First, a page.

SOFEA definitions and principles

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Peter Svensson

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Oct 3, 2008, 8:25:12 AM10/3/08
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Hi Ganesh, All.

Preparing for my talk I've started to go over my old slides and the original SOFEA specification to get organized.
And I felt still that I had to separate my own generic thins server architecture a bit from SOFEA, as stated in the paper, since I don't really want to emphasize choice of data encoding (hint: XML :) at that level of abstraction.

But then I (which I should have done the first time, I suppose) checked all of our old emails on the subjects, and it seems that we're pretty agreed on that the basic principle of SOFEA should be that presentation logic be kept outside the server, and that further specializations might specify further constraints for various reasons or contexts. Is that OK?

In that case, I'll just call everything SOFEA :) And the list gets vary manageable.

Cheers,
PS

Ganesh and Sashi Prasad

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Oct 3, 2008, 9:44:55 AM10/3/08
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> In that case, I'll just call everything SOFEA :)

Uh, actually Peter, I'd rather we didn't dilute the SOFEA concept by using it as the abstract superclass. One of the core principles we were trying to ensure with the original SOFEA concept was data integrity. If we dilute the data integrity principle, we lose something pretty major.

By all means, retain the thin server architecture as distinct from SOFEA. I wouldn't want to force XML on all similar models. JSON is definitely a valid approach for certain types of systems. But we should retain both models as distinct variants of a more generic one.

Why don't we seriously look at this earlier idea?

Architecture X (the generic model)
  |
  |------ SOFEA (the rigorous variant, not browser-dependent)
  |
  |------ A lightweight variant (using JSON, maybe browser-specific)
  |
  |------ Other variant


Since we need some names, the superclass (Architecture X) could be called Uniform Resource-Based Interface Architecture (URBIA), based on the Latin "urbis" for city. That's the abstract superclass. (We could consider other backronyms as well, if you don't like this one :-).

The rigorous subclass of URBIS would be SOFEA.
The not-so-rigorous subclass could be called LiMA (Lightweight MVC-based Architecture).

In other words, specific examples of Urbia (generic city) are actual cities Sofia and Lima.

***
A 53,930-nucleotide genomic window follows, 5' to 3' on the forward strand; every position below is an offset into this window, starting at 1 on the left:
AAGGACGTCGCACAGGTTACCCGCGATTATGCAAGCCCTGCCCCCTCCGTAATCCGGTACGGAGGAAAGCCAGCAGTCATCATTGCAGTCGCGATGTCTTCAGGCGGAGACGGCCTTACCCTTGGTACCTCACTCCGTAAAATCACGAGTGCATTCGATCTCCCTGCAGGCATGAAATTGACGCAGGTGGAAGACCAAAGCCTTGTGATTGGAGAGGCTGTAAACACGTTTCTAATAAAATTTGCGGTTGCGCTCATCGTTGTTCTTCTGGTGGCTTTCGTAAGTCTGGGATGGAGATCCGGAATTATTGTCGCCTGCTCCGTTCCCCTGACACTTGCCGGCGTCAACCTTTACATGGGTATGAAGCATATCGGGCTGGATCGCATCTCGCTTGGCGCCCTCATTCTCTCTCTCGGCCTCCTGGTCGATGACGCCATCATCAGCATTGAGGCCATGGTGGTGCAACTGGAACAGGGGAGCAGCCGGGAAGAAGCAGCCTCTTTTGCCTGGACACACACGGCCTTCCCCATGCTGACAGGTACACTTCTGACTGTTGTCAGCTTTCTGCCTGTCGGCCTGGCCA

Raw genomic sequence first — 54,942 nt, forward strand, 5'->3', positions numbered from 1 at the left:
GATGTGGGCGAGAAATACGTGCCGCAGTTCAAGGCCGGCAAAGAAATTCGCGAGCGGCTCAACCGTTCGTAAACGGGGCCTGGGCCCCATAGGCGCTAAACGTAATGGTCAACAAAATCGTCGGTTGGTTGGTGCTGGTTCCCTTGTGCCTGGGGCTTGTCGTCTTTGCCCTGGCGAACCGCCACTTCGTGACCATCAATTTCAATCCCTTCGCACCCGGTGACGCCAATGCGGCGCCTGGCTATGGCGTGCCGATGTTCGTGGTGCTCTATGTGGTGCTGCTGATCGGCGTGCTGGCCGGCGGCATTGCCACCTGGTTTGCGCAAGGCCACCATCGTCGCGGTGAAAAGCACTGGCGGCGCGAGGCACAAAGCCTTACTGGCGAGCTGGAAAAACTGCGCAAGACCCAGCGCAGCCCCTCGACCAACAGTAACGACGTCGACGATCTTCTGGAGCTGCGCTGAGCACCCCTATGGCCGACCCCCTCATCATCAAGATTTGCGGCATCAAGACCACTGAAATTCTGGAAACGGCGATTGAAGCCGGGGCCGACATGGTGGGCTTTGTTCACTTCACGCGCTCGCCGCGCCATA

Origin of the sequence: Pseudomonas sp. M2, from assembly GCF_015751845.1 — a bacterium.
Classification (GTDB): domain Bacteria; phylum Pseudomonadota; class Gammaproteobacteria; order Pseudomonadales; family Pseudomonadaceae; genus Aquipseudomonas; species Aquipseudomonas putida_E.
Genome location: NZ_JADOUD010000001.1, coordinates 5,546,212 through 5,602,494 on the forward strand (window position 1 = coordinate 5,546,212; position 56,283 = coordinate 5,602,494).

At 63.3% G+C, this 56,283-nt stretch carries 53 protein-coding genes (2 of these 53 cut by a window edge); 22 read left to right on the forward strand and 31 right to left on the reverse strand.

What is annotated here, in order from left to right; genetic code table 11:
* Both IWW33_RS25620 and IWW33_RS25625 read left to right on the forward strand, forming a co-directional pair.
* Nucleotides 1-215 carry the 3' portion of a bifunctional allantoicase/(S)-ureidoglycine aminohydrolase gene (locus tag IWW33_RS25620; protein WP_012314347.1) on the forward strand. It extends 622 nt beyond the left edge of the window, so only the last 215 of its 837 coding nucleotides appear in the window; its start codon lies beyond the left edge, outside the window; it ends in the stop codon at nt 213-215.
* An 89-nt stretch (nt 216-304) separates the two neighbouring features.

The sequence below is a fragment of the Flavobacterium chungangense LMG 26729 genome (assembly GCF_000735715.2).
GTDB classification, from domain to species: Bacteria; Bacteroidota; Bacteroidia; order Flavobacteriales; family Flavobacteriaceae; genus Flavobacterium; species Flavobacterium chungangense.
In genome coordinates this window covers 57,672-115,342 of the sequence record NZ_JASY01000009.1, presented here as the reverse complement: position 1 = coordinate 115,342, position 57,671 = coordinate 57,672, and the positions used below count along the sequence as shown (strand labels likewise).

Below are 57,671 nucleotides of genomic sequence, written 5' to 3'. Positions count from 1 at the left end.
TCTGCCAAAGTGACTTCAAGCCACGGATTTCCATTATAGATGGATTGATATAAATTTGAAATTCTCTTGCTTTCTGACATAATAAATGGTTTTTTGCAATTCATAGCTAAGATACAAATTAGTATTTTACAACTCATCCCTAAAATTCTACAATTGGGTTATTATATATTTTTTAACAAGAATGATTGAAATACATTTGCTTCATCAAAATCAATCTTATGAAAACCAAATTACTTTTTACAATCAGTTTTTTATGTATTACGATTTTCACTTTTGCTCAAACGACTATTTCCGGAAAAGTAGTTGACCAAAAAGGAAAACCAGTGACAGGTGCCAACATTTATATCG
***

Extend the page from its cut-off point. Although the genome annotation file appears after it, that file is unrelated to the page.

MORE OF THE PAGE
No?

Ganesh





2008/10/3 Peter Svensson <psve...@gmail.com>

Ganesh and Sashi Prasad

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Oct 3, 2008, 9:56:41 AM10/3/08
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BTW, I blogged about the latest diagram we discussed yesterday.

Ganesh

Peter Svensson

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Oct 3, 2008, 10:52:20 AM10/3/08
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Yes I saw, and I think it's good to put SOFEA in a workflow context like that. The pircutre is still too big for me to include in a presentation, though.

I had kind of hoped to just call the supertype 'thin server architecture' :) But actually it would be better with a name / acronym that declares the separation of concerns between view/client and the rest of the system.  Maybe

Properly Separated View (PSV)
Separation Of Concerns (SOC)
No UI on Server (NUIOS)
 or what have you.

As an aside, since Kris et, al. has done excellent work with the JSON-Schema, the approaches are getting nearer each other in usability

Cheers,
PS

Justin Meyer

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Oct 3, 2008, 1:04:53 PM10/3/08
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Warning: as the author doesn't really know anything, ignore this email completely ....

I have a very strong opinion that we are wasting our time with all this Phd style bather.  We aren't trying to fill up a dissertation paper, we are trying to change how people develop applications.  Though important to provide specifics, I don't think we are giving the right kind of specifics. 

We should be driving home a single core concept.  To me this concept is ONLY services on the back end.  Everything else falls from that.  If you ONLY have services on the back end, you have to create views and manage how the user coordinates those services on the client.  We are essentially SOA, but making sure that there are JUST services on the server.

Narrowing the spec down further is an exercise in pointlessness.  This is because it hurts the message and hurts the developer.